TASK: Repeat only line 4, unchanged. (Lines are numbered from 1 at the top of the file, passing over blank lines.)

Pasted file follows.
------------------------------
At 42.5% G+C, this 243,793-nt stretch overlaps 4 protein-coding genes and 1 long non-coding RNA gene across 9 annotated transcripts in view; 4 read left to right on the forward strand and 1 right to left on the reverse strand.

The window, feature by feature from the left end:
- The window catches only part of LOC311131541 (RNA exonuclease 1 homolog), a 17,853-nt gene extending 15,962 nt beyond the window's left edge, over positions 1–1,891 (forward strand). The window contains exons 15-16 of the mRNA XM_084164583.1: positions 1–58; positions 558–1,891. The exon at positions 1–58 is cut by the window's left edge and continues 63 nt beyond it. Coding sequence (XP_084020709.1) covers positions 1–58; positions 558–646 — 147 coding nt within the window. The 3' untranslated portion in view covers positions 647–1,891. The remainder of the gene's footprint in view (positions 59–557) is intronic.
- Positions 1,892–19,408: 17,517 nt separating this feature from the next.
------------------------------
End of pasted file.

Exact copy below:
- Positions 1,892–19,408: 17,517 nt separating this feature from the next.